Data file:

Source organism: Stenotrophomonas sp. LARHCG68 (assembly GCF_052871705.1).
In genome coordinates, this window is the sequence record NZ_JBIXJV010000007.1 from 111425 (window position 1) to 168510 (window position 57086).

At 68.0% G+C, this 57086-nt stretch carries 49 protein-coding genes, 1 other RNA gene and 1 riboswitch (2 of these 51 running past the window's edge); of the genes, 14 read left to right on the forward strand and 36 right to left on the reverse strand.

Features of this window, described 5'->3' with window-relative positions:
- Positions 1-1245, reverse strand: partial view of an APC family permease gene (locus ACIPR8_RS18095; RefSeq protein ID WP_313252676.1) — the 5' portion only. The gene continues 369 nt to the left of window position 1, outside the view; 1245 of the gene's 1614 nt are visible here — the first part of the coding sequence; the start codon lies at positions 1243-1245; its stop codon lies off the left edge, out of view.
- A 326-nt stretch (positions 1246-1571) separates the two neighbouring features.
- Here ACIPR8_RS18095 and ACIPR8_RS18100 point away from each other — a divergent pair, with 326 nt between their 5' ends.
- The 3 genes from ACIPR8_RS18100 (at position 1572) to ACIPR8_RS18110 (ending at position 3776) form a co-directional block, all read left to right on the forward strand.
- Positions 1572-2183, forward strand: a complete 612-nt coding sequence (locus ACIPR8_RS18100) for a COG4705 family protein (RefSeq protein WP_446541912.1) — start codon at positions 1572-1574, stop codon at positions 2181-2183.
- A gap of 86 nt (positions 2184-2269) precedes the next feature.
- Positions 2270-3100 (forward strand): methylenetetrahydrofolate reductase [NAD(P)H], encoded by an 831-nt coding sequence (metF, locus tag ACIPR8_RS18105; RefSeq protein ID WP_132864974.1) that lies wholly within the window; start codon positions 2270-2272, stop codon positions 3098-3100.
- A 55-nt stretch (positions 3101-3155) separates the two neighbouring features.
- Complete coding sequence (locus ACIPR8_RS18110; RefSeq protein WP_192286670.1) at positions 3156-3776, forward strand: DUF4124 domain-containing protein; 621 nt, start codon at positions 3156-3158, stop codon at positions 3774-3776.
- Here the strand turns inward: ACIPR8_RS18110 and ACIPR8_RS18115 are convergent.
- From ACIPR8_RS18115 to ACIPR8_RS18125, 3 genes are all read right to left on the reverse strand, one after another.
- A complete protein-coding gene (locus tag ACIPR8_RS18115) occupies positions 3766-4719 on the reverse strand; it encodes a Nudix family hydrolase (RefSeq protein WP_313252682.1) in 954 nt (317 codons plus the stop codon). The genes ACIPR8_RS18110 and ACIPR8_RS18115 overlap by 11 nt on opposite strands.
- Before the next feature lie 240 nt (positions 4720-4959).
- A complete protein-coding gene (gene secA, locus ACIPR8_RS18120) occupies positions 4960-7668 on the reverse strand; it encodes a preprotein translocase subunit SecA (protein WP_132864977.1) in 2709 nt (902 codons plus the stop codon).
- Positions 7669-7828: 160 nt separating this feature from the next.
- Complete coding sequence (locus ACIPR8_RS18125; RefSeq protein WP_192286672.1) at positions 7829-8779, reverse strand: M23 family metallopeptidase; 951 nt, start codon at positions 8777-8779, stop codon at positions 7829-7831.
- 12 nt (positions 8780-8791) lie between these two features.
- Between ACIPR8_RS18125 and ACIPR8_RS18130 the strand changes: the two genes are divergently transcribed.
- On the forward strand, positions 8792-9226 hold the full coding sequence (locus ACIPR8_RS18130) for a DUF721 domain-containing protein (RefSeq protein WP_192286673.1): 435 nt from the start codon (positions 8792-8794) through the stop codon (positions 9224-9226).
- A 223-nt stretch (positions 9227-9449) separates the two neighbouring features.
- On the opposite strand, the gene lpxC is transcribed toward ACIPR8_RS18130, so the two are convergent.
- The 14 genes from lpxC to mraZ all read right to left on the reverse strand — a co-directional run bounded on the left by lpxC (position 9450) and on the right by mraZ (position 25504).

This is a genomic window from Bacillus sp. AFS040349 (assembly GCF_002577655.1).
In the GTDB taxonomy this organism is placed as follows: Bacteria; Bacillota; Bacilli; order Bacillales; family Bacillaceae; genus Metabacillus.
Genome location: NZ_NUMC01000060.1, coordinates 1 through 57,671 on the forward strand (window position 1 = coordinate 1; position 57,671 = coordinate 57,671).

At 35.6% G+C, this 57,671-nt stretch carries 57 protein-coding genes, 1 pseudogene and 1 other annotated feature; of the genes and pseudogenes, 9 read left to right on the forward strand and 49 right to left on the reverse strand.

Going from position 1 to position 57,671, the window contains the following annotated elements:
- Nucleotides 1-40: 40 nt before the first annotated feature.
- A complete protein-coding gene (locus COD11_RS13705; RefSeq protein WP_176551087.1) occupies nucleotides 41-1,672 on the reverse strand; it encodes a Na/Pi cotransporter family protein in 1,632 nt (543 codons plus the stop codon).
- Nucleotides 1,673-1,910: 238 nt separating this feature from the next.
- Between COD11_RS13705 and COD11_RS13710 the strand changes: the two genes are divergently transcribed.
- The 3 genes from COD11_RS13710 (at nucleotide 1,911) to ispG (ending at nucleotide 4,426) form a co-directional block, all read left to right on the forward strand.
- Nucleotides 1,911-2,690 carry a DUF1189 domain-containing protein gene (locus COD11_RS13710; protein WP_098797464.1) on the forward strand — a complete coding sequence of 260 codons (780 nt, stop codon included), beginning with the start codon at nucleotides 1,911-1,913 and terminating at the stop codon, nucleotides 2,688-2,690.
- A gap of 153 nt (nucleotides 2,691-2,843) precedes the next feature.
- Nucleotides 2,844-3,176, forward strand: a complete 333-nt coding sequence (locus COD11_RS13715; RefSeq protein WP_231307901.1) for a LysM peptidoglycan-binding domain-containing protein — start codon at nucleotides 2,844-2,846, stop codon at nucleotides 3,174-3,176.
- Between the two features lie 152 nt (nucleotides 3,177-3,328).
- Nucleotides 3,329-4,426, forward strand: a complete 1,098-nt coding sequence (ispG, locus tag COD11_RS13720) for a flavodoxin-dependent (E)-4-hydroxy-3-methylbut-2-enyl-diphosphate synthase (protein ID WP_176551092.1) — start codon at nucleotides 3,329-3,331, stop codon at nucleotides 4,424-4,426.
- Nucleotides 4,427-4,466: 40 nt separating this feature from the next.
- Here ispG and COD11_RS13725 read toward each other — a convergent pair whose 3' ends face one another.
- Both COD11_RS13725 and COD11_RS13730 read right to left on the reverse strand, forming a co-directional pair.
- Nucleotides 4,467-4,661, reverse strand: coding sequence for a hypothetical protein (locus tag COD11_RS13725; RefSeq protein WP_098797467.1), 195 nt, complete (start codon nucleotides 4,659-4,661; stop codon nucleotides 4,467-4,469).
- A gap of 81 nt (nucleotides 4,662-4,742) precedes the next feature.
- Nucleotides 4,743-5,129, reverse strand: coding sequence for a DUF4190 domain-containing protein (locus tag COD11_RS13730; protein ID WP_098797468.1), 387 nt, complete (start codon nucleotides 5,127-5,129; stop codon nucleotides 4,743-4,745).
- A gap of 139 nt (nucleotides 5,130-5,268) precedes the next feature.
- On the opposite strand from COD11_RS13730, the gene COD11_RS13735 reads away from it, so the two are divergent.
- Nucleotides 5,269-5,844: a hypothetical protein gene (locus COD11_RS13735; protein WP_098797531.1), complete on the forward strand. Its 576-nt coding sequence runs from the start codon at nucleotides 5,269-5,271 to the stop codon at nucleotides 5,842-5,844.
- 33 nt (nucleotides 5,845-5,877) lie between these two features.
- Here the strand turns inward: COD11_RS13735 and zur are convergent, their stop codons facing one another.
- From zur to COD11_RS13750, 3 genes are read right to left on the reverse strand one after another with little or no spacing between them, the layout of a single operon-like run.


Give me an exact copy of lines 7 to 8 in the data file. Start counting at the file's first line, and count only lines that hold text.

- Here ACIPR8_RS18095 and ACIPR8_RS18100 point away from each other — a divergent pair, with 326 nt between their 5' ends.
- The 3 genes from ACIPR8_RS18100 (at position 1572) to ACIPR8_RS18110 (ending at position 3776) form a co-directional block, all read left to right on the forward strand.